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Blood – sacred fluid or commodity?

The history of blood in medicine and its symbolic meaning is as old as medicine itself.
Human beings, from ancient times, have viewed blood as miraculous, sacred, have been terrified of it, killed because of the “purity” or “impurity” of it and have died rather than betray it.
Blood is the ultimate symbol of life – a sacred fluid associated with birth, nobility, purity, fortitude, fertility and death. The ideas of monarchy and royalty rest upon the (outdated) notion of “blue blood” or pure blood that some members of our society acquire by simply being born from “noble” ancestors.
As a side note, a popular theory is that the phrase “blue blood” describes a condition caused by a rare genetic defect that is carried by the royal families of Europe due to their habit of only marrying from the same breeding pool, thus leading to a blood condition called hemophilia. In reality, the actual origin of the term “blue blood” comes from Spanish and it used to describe that when conquering lands held by Moors, the Spanish nobility displayed the fact that they had very white (never labored) untanned skin, though which blue veins were easily seen, in contrast with the darker skinned Moors.
All major cultures have used and treated blood in ways that reflect its symbolic importance. The Egyptians were mystified of blood and offered wine as “blood of the gods” for rituals; the Nile waters were turned to blood in the Ten Plagues of Egypt; the Egyptians bathed in blood to regain powers lost through illness or injury. The Mayans viewed blood as the supreme nourishment for their deities and the most important rituals culminated with a blood (human) sacrifice, either by decapitation or by heart removal.
Blood also plays a central role in the Christian sacramental traditions, where it is transformed into wine and consumed as the essence of life, the very presence of the “living God”, in the real belief that is the real presence of Christ in the Eucharist.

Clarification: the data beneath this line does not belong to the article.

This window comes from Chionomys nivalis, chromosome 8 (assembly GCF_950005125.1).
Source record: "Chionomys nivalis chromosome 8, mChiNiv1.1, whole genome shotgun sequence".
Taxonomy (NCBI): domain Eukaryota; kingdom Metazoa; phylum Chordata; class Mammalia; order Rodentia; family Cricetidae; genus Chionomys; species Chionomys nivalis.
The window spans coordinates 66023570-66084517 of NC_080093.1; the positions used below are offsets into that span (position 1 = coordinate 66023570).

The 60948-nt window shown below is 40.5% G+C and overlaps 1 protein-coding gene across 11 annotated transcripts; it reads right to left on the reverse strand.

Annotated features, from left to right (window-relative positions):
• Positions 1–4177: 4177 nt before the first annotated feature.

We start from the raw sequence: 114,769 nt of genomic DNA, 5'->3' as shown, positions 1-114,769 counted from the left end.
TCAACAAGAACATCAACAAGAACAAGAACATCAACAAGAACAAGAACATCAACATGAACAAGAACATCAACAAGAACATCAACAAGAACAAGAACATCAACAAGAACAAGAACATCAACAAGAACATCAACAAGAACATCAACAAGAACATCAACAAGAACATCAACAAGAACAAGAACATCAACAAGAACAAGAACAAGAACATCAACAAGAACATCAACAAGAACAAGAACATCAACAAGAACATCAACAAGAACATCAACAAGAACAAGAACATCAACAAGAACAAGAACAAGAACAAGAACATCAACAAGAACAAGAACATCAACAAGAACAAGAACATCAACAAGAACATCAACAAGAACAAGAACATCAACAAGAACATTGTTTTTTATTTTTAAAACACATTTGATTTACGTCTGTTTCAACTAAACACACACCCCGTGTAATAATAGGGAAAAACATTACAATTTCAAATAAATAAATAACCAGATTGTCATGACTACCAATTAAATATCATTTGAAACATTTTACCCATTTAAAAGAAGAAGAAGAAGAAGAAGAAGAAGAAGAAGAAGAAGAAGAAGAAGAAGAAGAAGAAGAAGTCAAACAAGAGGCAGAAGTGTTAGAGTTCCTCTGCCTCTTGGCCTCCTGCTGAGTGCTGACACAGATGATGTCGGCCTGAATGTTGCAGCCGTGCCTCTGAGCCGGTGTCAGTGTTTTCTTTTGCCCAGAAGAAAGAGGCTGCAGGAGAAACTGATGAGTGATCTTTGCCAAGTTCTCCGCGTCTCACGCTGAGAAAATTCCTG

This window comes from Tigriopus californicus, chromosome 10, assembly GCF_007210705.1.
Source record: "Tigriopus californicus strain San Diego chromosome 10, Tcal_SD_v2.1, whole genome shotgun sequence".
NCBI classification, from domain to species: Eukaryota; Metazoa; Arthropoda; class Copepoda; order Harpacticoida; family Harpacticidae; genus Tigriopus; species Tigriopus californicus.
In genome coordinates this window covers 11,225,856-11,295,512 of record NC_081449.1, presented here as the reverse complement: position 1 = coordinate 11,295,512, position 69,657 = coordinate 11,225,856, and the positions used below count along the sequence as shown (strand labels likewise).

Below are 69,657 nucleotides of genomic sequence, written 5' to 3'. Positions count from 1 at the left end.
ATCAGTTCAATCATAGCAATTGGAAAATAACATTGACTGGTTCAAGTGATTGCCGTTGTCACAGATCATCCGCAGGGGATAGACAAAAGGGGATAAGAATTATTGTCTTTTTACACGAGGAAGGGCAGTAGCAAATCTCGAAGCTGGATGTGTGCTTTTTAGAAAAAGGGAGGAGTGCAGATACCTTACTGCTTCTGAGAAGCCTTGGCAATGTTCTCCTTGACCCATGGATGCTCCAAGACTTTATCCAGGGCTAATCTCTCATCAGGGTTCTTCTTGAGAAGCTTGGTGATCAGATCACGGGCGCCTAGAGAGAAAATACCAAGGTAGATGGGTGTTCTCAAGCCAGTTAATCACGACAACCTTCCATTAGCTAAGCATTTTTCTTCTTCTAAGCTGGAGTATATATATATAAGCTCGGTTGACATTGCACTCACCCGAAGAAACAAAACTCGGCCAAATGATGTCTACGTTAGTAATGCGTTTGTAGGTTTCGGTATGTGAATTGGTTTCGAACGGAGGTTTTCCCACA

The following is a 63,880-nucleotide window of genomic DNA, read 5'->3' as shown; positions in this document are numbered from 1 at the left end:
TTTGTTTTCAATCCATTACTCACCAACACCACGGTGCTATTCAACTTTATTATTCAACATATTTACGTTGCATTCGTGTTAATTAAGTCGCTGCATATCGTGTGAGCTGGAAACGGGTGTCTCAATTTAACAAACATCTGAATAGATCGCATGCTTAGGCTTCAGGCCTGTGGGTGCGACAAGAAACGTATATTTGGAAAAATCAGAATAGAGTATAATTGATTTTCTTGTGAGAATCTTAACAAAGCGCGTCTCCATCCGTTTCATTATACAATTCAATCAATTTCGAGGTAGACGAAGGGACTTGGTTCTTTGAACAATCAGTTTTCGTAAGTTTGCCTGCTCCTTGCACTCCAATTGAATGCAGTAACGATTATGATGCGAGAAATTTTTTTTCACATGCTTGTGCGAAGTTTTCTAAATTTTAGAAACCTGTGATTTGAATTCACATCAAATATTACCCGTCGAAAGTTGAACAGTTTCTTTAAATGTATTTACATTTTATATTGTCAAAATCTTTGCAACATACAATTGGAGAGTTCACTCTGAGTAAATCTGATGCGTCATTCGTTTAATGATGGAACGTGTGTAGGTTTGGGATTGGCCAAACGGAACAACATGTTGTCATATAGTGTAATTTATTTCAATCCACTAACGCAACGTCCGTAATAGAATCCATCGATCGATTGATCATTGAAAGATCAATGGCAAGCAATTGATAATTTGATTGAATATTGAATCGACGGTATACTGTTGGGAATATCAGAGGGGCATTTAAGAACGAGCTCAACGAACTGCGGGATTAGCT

The science of blood took a major leap forward with the discovery of (by an English physician named William Harvey) the actual circulation of blood in humans, clarifying the role of the heart, lungs, arteries and veins in the circulatory system in a pamphlet called De Moto Cordis. It was 1628. Before this, it was presumed that the liver was the organ responsible for the “spontaneous” creation of blood from ingested food, a theory that lasted more than 1,000 years due to the crushing influence of Galen in this matter and in medicine in general.
The history of the blood as commodity begins with its value in saving lives through transfusion. According to some historians, the first attempt to transfuse blood from one human to another took place more than 500 years ago, when a dying Pope Innocent III received blood from 3 healthy boys with a disastrous results: the boys died, the Pope died and the physician fled the country!
Fast forward 500 years later, the technology has come to age. Countless lives are saved by transfusions all over the world. The science has started to de-mystify the blood and use it as a new commodity, with a market that started to come alive after the WWII. The years of 1950’s to 70’s were a boom in this market with blood being sold in USA at an ever growing pace. Then the ethical and moral issues started to become more prevalent and the desire to protect against the exploitations of those selling blood (usually poor, from low-income class). The open sale of blood created one of most bitter controversies over the ethics of establishing a commercial market for human body materials.
The boom in the increase worldwide sale of blood prompted various international agencies to act, encouraging governments and people alike for non-paid blood donations as a compromise to the problem. Was blood a “gift”, retaining some of its symbolic sacredness, to be donated by and to a community as an act of social benevolence? Or it was a new commodity, a product, like a car, that could be advertised and sold like any other commodity?
The “gift concept” of blood donation and the blood volunteerism belief slowly advanced over the next two decades (70’s to 90’s) and finally triumphed in the USA, when an sustained campaign by the numerous agencies have managed to change the mindset from blood as commodity to blood donation in order to express compassion for their fellow men and women and to show devotion to their community.
This was a long journey for blood. From the magical, sacramental definitions of antiquity to the market definition of today. Blood and blood products (plasma, antibodies, clotting factors) are still being sold and bought around the world as a growing part of the pharmaceutical industry, becoming over the last 15 years a major medical commodity.
The debate over the paid versus non-paid blood donations is still on.

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